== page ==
The Pumpkin Hollow project consists of a permitted 6,500 tons-per-day Stage 1 underground copper mine development, now in construction, and a nearby Stage 2 70,000 tons-per-day open pit mine project in advanced permitting phase.

Northern Nevada lands bill gets new lease on life

Mark Amodei

Mark Amodei

Steven Horsford

Steven Horsford

A sweeping lands bill for Northern Nevada that had a bleak outlook in Congress just a few months ago suddenly has new life.

Legislation to create up to 71,500 acres of wilderness and set up 23,000 more for economic development passed a key House panel with unanimous consent today.

“It’s not hyperbole to say this is a historic package for lands bills for Northern Nevada,” said Brian Baluta, a spokesperson for Rep. Mark Amodei, a Republican representing Northern Nevada.

The successful committee vote sets up the potential for the bills to pass the House as soon as Congress comes back from its five-week break.

“It really is an example that when we get together in a bipartisan way, we can actually accomplish something,” said Rep. Steven Horsford, a North Las Vegas Democrat who represents part of Lyon County.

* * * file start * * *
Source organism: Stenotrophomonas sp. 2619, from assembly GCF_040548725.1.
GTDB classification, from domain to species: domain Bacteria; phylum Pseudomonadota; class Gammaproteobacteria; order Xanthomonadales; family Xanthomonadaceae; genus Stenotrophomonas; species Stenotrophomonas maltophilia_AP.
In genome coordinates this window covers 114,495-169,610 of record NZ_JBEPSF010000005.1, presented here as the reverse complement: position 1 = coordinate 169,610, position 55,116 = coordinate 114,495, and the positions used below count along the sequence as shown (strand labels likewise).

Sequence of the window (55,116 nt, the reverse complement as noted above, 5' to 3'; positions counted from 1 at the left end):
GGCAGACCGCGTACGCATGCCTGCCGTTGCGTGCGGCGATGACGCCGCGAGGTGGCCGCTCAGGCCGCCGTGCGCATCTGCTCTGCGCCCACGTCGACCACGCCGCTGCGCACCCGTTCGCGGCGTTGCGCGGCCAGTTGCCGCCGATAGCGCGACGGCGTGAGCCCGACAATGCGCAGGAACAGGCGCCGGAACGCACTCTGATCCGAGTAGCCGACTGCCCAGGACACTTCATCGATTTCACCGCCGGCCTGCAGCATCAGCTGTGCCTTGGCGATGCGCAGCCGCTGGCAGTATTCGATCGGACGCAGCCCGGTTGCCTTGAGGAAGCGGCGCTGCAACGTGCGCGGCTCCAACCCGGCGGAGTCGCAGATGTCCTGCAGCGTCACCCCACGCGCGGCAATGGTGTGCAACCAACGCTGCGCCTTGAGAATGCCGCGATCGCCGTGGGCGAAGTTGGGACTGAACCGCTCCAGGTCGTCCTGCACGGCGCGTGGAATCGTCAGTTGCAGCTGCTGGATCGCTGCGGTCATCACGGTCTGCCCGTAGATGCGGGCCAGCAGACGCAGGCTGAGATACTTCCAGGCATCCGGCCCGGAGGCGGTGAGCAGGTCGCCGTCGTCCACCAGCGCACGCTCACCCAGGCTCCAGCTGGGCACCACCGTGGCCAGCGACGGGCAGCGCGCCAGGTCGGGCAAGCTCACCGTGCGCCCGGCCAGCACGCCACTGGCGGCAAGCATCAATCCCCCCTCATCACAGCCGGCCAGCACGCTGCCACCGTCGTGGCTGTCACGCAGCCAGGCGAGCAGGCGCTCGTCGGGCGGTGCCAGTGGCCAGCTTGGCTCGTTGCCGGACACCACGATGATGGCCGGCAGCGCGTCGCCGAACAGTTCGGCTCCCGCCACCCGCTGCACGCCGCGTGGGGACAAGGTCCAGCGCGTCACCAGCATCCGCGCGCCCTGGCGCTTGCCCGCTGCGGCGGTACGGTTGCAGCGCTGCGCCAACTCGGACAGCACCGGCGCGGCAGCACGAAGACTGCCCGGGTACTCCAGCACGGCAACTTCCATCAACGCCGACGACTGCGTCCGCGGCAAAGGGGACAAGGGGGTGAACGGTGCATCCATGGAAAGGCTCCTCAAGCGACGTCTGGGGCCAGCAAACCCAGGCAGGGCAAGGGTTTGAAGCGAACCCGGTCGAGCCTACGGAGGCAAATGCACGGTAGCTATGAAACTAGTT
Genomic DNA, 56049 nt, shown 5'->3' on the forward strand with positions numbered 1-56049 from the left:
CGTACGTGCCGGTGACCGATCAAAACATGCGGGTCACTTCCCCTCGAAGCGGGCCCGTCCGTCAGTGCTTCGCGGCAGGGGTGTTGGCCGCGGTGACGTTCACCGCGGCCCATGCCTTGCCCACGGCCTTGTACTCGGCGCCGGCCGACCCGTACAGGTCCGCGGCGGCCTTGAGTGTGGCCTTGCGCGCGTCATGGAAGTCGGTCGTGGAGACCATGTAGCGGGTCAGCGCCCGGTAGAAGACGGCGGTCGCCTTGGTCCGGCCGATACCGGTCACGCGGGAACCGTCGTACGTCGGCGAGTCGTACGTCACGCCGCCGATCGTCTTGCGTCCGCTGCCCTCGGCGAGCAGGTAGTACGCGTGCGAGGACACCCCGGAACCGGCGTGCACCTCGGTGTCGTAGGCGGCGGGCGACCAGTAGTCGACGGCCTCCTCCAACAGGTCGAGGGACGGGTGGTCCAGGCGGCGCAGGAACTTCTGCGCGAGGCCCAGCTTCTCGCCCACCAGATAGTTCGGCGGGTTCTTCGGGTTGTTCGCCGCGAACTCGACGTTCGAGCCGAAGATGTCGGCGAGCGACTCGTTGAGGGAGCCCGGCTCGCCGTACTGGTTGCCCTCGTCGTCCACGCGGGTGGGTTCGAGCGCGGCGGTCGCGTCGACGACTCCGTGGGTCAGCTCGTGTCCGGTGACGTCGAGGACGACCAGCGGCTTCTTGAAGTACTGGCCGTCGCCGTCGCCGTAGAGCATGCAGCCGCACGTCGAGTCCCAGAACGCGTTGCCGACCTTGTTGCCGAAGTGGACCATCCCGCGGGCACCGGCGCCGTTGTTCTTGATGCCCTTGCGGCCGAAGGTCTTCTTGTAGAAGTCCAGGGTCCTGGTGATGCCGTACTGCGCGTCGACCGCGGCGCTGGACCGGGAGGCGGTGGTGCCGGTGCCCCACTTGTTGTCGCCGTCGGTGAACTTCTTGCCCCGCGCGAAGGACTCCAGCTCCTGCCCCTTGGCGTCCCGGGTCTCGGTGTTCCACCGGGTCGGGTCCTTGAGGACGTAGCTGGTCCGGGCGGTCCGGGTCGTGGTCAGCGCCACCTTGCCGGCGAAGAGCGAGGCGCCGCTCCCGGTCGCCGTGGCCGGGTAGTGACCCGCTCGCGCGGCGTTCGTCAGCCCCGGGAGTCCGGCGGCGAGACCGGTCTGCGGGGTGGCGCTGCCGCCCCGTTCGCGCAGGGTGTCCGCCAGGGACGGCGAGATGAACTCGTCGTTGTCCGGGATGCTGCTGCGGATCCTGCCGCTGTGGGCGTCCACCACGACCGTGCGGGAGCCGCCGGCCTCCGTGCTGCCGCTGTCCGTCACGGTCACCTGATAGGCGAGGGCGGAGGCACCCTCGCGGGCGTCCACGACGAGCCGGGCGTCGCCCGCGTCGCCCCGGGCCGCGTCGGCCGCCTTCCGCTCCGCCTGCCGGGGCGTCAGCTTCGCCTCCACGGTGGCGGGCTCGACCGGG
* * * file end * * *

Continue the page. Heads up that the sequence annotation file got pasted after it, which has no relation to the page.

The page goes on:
The residents in the county, one of the most economically depressed in the state, could benefit from as many as 1,000 jobs from a new copper mine if Congress approves the lands package. In exchange for selling 10,000 acres of federal land to the city of Yerington for the mine, the bill creates wilderness in the Wokova Forest.

But it wasn’t always smooth sailing. The lands packages were held up in the House Natural Resources Committee in January when Republicans, who lead the committee, changed the bills so much that Democrats — especially Senate Majority Leader Harry Reid — couldn’t support it.

They altered language that would, in effect, prevent Congress from creating anymore wilderness in the future.

Lands bills have been tricky in the Republican-controlled House, in part because some conservatives oppose the transferring of or creation of federal land.

But Nevada lawmakers were determined to find a compromise. Amodei, Horsford and Nevada’s senators negotiated behind the scenes to find a deal.

Today’s vote in committee was evidence they had found one — but in the unpredictable world that is Congress, no one in Nevada’s delegation is exhaling yet.

“I’m not happy until I see it passed by both chambers and signed by the president,” Horsford said.

Article Source: Las Vegas Sun – Original post here.